I can't even articulate why tidbits like this are so moving (to me).

Part of it is an appreciation of the dramatic influence that Faison and the other giants of Art History at Williams have had on their students and their field. There really is a Williams art history "Mafia", and Faison, Stoddard, Pierson, et al started it more than 50 years ago.

Part is the knowledge that there is a Sweetwood "Senior Residential Community" in my future. I am still closer to Williams than I am to it, but that claim will not be true a few more reunions from now. I can only hope that I am still listening to lectures like this in 2044 or so. (My wife certainly hopes that I won't be giving them!)

Part is the pleasure in seeing the Garfield Republican Club take part in such a non-partisan endeavor. Hats off to whatever Eph(s) put this all together.


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------------- posted by David Kane ----------------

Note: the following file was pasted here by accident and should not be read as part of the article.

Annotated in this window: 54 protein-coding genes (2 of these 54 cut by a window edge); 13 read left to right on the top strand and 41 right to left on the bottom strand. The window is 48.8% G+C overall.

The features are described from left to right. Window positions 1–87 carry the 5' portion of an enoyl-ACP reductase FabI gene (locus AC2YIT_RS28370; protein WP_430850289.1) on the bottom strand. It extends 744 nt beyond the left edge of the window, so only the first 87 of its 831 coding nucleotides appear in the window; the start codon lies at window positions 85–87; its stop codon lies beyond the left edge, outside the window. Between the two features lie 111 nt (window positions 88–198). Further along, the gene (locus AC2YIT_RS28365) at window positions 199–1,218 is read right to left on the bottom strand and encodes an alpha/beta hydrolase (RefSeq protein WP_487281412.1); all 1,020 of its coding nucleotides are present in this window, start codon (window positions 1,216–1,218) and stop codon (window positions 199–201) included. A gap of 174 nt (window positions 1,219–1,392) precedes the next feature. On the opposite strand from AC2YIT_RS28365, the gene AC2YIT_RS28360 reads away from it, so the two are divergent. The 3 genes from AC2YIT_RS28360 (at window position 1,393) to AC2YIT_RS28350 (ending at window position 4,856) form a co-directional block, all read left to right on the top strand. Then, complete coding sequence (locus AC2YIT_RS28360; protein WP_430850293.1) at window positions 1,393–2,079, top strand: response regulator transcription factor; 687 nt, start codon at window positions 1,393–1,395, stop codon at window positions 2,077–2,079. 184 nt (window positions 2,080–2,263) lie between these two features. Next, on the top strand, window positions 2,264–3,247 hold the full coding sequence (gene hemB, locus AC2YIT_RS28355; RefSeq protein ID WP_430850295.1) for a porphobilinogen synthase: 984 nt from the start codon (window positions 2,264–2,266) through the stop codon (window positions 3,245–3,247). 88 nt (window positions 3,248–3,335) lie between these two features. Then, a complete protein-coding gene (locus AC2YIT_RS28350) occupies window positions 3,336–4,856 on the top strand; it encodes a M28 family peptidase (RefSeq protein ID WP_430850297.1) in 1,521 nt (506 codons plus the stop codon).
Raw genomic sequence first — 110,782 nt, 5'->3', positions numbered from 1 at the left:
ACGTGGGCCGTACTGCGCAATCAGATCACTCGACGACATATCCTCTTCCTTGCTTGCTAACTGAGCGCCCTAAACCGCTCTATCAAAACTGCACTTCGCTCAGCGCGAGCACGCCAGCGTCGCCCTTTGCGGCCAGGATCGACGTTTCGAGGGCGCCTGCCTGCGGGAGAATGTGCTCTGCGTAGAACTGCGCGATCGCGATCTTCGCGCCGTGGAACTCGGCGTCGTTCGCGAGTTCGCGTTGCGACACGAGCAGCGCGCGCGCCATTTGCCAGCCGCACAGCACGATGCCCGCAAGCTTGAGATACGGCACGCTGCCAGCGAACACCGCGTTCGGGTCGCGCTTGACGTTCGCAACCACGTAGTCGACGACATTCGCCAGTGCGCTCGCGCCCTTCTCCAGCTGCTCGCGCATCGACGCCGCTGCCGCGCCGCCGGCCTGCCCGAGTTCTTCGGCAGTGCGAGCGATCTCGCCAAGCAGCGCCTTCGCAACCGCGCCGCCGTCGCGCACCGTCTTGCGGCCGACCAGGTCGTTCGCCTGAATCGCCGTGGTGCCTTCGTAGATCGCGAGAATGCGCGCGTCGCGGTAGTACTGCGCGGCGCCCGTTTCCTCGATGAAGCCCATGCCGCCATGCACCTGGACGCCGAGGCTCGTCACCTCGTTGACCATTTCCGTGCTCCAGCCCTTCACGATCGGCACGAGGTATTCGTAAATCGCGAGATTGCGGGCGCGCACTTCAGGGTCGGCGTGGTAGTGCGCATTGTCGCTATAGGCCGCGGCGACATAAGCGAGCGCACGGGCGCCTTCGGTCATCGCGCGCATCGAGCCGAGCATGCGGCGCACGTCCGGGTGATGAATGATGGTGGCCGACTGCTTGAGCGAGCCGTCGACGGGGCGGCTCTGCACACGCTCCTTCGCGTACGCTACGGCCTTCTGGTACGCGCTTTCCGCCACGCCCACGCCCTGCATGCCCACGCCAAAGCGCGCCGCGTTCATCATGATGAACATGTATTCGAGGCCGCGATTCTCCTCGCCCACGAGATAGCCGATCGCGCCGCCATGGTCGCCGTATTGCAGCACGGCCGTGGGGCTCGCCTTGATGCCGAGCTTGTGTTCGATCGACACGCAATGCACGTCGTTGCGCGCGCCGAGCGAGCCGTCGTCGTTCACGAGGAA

Wednesday, February 25, 2004
       
At some point I will set up a proper blogroll (list of blogs) of Eph-related blogs. In the meantime, I link as I find them. Certainly, the nicest looking one belongs to Oren Cass '04. Although most of his postings are not Williams-related, he does have some thoughts on a recent Black Student Union e-mail encouraging members to respond to a dining hall survey. Oren writes:



Do black students have significantly different views about dining services? (Of course they do! They're diverse, remember?) So does that mean that black students have significantly different views about dining services? (Of course not! Don't even imply that black students are different from white students, that's racist!) So why is it particularly important that they, versus other demographic groups, fill out the survey in any particular numbers? (What kind of question is that? Are you saying that we should ignore the needs of minorities in our community? The environment is hostile enough as it is!)